A hazardous area is an area in which an explosive atmosphere may be present, or is normally present. Hazardous areas commonly occur in mines, process plants, oil facilities and gas facilities.
The hazard may be caused by liquids, vapours, mists, gases and dusts. These could occur as a raw material, or as part of a manufacturing process, or during the transport, handling and storage of the material. Hazards can occur in many situations. For example, the photograph shown was taken in a local supermarket, showing the
flammable warning on a spray can of olive oil.
Unfortunately, there are many examples of what can happen when if there is an explosion, such as a massive explosion at Pemex oil refinery in Mexico.
Another example is the video of the fertilizer plant explosion in Waco, Texas, on 17 April 2013. The bodies of 12 people were recovered. The enormous explosion demolished surrounding neighbourhoods for blocks and left more about 200 other people injured.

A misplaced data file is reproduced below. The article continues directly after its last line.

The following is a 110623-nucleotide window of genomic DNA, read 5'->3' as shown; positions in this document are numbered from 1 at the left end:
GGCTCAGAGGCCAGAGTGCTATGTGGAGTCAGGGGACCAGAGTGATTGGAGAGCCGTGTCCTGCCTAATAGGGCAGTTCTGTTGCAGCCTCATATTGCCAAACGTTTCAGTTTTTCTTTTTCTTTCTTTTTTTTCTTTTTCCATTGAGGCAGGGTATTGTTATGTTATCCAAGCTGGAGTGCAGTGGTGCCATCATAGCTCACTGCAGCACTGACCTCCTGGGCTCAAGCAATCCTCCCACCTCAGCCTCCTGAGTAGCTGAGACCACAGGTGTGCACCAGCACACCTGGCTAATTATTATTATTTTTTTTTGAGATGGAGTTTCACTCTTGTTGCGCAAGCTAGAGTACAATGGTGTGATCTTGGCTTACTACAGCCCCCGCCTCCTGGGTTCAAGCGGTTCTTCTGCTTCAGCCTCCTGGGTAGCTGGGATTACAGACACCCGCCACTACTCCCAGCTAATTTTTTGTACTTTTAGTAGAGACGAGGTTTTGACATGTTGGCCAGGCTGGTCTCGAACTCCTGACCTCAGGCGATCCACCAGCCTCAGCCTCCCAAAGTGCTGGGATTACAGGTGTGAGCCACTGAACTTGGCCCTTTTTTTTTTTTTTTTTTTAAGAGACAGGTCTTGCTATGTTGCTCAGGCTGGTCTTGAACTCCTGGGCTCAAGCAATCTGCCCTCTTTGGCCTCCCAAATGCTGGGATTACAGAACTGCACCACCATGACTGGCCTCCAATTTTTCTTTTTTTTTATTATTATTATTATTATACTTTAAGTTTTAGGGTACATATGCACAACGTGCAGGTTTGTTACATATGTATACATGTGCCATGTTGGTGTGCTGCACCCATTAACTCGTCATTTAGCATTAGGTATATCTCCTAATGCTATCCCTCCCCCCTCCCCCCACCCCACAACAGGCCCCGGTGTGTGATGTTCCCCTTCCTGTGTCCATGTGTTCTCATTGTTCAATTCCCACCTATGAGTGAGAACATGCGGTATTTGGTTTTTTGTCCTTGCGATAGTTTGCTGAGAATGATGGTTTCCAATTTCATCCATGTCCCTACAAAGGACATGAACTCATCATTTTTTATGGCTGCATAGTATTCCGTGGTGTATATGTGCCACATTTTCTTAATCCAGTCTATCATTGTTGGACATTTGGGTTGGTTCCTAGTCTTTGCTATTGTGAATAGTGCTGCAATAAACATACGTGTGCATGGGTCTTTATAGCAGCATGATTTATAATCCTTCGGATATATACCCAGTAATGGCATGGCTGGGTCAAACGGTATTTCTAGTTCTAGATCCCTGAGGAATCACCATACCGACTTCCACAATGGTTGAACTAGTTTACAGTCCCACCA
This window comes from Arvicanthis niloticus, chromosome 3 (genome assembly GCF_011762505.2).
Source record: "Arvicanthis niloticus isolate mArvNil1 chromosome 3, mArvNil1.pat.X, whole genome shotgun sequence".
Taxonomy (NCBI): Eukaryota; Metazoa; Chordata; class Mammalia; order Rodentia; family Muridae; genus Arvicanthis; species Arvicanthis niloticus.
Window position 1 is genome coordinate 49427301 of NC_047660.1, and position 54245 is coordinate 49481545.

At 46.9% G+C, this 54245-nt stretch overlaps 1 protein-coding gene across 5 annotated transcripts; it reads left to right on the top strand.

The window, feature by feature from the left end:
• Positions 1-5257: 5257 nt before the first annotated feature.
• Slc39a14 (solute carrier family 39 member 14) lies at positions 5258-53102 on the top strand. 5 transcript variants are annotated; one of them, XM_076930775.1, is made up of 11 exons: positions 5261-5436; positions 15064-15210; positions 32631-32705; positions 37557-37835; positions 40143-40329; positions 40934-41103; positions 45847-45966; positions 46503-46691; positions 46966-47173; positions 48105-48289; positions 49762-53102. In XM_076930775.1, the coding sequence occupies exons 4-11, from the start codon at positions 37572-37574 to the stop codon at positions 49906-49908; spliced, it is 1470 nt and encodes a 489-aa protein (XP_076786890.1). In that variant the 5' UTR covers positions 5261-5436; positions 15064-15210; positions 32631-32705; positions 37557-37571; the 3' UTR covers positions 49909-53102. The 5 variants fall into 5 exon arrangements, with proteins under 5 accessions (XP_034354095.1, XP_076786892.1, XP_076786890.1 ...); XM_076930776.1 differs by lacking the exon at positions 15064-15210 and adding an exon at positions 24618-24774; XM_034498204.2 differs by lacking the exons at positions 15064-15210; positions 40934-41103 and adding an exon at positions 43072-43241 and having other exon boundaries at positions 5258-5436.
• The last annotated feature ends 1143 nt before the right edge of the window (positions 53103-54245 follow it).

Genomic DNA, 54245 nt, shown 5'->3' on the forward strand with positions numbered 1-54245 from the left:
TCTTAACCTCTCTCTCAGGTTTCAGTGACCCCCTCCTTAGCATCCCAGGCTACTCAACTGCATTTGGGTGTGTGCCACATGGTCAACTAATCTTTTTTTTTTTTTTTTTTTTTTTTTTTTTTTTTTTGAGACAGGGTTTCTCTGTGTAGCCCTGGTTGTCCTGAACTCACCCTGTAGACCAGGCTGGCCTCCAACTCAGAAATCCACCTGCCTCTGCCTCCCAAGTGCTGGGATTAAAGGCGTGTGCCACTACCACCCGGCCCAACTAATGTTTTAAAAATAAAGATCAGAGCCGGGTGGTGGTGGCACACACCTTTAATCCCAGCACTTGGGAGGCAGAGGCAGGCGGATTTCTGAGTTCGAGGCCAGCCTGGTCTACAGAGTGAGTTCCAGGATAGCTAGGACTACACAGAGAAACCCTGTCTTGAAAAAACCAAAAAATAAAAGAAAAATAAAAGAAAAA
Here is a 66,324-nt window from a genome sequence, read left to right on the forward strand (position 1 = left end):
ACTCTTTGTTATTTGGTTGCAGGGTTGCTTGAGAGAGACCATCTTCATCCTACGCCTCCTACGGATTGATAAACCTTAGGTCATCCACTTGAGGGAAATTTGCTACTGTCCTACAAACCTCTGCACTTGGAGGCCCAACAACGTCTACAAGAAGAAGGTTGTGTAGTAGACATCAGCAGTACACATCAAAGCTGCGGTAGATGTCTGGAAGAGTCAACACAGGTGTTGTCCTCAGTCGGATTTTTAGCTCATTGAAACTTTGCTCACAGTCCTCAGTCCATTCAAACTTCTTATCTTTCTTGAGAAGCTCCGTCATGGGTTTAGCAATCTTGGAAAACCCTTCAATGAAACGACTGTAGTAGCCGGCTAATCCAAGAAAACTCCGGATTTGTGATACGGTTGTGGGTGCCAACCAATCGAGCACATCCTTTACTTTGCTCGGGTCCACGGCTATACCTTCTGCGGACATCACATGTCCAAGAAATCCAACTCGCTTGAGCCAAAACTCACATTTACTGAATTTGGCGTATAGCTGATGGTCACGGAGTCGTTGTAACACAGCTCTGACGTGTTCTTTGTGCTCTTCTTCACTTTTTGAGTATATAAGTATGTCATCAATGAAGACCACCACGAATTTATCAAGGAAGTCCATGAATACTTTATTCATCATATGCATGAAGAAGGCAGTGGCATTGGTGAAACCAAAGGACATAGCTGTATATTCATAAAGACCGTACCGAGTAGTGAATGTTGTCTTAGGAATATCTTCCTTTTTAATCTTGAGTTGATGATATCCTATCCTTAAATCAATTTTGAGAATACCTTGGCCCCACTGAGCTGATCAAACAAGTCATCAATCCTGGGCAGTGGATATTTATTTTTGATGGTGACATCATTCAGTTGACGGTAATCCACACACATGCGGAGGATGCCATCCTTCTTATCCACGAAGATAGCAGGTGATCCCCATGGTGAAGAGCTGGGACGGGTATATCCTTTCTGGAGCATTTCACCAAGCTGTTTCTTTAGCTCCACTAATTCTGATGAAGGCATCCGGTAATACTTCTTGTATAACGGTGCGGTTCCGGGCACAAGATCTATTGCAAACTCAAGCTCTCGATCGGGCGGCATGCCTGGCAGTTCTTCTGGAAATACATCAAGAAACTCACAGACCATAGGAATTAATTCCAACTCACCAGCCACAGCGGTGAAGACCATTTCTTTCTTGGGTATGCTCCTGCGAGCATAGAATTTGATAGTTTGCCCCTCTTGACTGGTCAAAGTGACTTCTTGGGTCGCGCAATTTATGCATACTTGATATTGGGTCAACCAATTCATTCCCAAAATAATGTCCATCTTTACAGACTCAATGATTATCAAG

In order to minimise the risk of an explosion, special precautions are required for the design and installation of electrical systems in hazardous areas. The Australian Wiring Rules (AS/NZS 3000:2007 with amendments) has a section for hazardous areas (explosive gas or combustible dusts). The standard defines a hazardous area and the particular requirements to the selection of electrical equipment and its installation to ensure safe use in areas with an explosive atmosphere. There are additional standards that are referenced as applicable to hazardous areas.
BESST provides EEHA (Electrical Equipment in Hazardous Areas) hazardous area classification and design to national units of competency for the following:
· Classify Hazardous Area – Gas Atmospheres
· Classify Hazardous Area – Dust Atmospheres
· Plan Electrical Installations for Hazardous Areas – Gas Atmospheres
· Plan Electrical Installations for Hazardous Areas – Dust Atmospheres
· Design Explosion-Protected Electrical Systems and Installations – Gas Atmospheres
· Design Explosion-Protected Electrical Systems and Installations – Dust Atmospheres